If the visitors lack the right profile, they’ll get deported. No questions, no trial, no appeal.

There are no exact numbers of mistreated Venezuelan migrants upon their arrival to Mexico, but there’s an alarming figure: over 500 Venezuelans have been denied entry in the last two months, according to NGO Organización Sumando Venezuela. This doesn’t follow an explicit threat, like other nationalities did receive. In the imaginary queue of Mexican immigration, it’s Central Americans first, then Colombians, then Cubans. After four years of sustained migration, Venezuelans are barely shedding their skin from tourists to refugees. 

But the problem is that we’re starting to arrive to a country where migrants are less welcome every day, in larger numbers of people with very little resources.

Yes, we’re the undesirables now. 

And standing in front of the officer and the wall, all migrants are brown. 

Mexico Lindo, Tricky, and Querido

In the early morning queues for the INM, the parade of blue and burgundy passports is longer every day. Caribbean accents, arrogant voices, curvy waists, beards, outfits: many features that make a Venezuelan recognize another from miles away. 

The community has grown a lot. Even if Mexico is an expensive destination, the possibility of finding a relatively short passageway to migratory stability through asylum made it a lot more attractive in the last couple of years, and the approval rate of international protection applications for Venezuelans had reached a 98%, thanks to the Cartagena Declaration, which recognizes people from failed states as refugees. 

But that has changed now. Officers have heavier workloads and less patience, and COMAR (Mexican Commission for Aiding Refugees) is on the verge of collapse. That’s why there are more Venezuelans at the U.S. border. 

Sending people back in airports—in terminals with flights from South America—is the fastest way to avoid a swarm of asylum applicants and poor migrants who are potential undocumented immigrants. Also, it’s part of the job of protecting the U.S. border. Venezuelans represent the ancestral fear of every nation with free transit: a migrant who wants to stay, who needs to stay. Goodbye, Venezuelan tourist: we need to keep you in check for now.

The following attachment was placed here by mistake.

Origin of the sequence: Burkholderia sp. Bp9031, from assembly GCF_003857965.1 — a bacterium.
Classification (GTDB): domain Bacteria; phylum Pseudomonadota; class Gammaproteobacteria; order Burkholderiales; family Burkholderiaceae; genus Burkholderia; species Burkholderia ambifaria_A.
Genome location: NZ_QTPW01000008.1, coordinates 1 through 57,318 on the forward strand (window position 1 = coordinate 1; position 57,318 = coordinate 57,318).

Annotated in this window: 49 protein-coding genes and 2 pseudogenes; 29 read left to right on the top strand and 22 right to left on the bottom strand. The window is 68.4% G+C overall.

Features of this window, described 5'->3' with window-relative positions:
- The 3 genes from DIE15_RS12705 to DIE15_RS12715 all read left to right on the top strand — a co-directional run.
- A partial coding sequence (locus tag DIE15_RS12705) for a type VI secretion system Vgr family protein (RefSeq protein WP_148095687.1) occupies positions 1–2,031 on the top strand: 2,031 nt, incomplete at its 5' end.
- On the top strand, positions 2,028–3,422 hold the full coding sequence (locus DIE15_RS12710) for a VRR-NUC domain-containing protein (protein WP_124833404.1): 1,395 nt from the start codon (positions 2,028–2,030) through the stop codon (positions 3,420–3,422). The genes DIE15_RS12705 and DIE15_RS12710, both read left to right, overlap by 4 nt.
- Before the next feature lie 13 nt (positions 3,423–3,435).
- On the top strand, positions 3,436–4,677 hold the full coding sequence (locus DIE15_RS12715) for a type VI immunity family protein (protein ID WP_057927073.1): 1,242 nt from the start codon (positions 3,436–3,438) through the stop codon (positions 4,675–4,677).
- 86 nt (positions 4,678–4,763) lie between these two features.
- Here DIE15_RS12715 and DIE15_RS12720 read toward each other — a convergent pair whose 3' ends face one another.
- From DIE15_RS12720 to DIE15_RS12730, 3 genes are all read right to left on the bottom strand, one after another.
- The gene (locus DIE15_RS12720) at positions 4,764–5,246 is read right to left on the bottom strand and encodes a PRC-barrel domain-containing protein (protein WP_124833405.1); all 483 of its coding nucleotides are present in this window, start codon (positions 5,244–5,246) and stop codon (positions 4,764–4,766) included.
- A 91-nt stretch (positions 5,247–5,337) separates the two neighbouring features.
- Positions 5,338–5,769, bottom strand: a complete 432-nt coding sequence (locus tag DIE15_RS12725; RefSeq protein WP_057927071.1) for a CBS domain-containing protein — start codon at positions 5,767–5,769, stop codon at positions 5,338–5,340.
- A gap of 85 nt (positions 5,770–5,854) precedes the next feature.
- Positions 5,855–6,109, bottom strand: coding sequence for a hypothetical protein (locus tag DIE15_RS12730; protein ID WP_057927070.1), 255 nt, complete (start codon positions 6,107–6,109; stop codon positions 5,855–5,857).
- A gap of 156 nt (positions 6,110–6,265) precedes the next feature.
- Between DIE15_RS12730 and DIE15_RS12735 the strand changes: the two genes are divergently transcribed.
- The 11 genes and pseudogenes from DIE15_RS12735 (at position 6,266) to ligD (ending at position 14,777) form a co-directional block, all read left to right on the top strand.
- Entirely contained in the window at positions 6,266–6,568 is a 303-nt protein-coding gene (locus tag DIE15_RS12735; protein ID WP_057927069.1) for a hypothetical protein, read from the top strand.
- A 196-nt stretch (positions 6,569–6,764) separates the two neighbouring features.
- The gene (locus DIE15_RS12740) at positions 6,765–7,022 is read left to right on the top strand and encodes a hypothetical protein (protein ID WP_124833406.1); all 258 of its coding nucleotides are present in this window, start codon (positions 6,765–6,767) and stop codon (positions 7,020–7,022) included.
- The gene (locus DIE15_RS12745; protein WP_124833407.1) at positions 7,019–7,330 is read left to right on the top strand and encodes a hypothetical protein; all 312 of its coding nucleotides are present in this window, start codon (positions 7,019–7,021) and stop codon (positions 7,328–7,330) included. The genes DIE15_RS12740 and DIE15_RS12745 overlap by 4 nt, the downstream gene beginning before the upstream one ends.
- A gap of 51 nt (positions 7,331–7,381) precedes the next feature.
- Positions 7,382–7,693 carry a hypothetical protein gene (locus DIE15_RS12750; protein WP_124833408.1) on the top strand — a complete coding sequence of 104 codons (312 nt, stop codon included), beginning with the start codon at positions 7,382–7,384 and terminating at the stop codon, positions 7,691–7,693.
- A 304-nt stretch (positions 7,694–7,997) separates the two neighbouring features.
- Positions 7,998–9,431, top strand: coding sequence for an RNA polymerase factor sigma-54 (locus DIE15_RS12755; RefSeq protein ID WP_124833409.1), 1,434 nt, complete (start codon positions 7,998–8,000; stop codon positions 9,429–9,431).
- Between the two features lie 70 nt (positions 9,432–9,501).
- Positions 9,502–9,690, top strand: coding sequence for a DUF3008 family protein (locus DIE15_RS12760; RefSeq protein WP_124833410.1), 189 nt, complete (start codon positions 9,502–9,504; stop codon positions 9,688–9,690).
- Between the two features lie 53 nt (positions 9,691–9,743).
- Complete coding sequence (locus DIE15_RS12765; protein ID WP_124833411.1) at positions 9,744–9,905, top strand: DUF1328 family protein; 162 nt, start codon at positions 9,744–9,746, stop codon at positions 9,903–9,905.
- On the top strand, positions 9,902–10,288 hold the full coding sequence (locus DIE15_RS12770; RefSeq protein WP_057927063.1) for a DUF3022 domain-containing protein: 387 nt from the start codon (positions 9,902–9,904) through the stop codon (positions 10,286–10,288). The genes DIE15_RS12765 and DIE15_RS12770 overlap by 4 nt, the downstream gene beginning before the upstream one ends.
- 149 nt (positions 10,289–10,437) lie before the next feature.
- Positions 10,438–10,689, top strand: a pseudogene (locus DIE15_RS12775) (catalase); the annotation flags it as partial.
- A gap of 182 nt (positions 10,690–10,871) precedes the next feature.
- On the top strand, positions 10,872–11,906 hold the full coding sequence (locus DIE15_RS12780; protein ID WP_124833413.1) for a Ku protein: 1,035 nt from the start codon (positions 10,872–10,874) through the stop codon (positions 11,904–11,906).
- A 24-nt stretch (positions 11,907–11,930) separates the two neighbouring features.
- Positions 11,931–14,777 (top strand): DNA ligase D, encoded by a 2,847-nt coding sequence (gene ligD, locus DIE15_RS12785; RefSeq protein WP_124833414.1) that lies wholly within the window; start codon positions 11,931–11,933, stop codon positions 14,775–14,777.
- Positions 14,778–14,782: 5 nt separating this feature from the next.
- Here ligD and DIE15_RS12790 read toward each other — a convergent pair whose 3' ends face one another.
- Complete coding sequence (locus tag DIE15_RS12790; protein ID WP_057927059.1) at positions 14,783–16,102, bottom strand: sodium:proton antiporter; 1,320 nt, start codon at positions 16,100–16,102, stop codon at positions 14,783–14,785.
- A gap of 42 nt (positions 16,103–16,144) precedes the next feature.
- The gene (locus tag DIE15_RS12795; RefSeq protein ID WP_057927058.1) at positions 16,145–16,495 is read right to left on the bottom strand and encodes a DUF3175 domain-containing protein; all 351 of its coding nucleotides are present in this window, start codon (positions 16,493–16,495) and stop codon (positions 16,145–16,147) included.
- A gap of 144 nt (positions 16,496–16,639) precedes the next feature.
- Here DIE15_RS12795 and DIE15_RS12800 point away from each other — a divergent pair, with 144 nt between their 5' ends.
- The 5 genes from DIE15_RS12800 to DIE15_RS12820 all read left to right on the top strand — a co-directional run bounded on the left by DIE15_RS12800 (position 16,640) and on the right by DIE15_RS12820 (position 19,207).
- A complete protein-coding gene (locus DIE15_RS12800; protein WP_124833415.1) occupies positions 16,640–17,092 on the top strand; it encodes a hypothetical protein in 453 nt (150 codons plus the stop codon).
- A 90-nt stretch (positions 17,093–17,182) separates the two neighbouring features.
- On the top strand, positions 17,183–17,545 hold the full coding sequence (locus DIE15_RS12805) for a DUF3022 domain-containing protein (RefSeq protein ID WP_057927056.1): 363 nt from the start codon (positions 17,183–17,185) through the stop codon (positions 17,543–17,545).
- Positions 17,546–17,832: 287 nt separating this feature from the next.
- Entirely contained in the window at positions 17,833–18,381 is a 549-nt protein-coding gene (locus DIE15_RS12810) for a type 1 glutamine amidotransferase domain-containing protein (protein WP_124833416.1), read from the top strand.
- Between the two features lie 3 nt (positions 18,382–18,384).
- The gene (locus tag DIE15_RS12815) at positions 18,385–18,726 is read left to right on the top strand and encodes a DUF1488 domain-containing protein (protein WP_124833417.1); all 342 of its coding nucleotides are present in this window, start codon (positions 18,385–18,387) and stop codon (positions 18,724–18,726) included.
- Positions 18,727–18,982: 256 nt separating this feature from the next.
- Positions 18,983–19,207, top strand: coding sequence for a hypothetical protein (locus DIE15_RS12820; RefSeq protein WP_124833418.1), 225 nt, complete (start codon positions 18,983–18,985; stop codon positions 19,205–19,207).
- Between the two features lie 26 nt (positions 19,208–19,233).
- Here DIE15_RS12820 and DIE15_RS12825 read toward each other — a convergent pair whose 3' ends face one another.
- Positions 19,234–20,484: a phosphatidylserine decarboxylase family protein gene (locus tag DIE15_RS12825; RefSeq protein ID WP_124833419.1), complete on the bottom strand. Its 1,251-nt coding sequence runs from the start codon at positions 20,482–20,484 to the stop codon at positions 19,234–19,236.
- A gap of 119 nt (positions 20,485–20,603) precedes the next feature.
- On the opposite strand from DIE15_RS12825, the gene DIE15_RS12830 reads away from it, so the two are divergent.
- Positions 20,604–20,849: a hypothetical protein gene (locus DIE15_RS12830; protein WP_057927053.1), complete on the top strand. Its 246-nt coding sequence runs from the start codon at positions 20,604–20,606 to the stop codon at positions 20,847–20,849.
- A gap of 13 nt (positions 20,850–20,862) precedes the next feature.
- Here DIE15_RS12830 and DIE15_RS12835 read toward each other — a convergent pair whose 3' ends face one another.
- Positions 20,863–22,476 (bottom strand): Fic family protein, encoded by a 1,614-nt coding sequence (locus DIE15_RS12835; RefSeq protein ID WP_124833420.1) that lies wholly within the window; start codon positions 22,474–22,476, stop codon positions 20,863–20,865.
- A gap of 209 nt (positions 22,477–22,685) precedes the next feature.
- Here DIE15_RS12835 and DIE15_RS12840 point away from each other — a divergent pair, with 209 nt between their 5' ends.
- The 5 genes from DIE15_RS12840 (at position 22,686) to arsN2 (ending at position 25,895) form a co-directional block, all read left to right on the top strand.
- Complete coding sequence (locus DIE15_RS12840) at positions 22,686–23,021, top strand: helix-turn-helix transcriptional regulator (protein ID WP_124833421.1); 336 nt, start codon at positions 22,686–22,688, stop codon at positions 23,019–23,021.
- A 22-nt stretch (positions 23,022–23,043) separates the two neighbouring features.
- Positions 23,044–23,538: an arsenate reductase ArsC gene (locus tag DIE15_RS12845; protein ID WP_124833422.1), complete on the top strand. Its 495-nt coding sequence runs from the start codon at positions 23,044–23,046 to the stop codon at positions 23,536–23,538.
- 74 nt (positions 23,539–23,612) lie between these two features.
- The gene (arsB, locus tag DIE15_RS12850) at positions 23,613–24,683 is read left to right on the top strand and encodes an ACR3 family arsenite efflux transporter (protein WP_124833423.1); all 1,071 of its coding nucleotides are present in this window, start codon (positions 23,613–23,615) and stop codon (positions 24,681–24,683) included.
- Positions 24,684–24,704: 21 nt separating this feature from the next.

Venezuelans represent the ancestral fear of every nation with free transit: a migrant who wants to stay, who needs to stay.

The complaints from Venezuelans are serious and alike: threats from officers whose names are unknown, stolen money, long hours waiting in a cold, overcrowded airport room with no food and dirty mats, humiliation and insults. It’s not just about the rejection, it’s about the viciousness. In migratory conflicts, violence is a powerful deterrent; when I want you to know that you’re not welcome, I make you spread the message for me. It’s humiliation as preemptive migration control, a cheaper method to keep others at bay. 

The Border Coda

Things aren’t black or white. The problem is not foreigners, the problem seems to be the poor immigrants. If you have an American visa, you can come into the country after a light questioning. If you’re flying from the U.S., officers trust you. If this border cocktail had happened five, ten, fifteen years ago, Venezuelans would enter Mexico without fear, with the same guarantees that Europeans, Asians or Americans get. 

But these are troubled times, with no extra miles on our credit cards. We’re in bad shape and from a criminal state. We smell and look like refugees. We wear the undesirable costume. 

And all of that is stamped on our passports.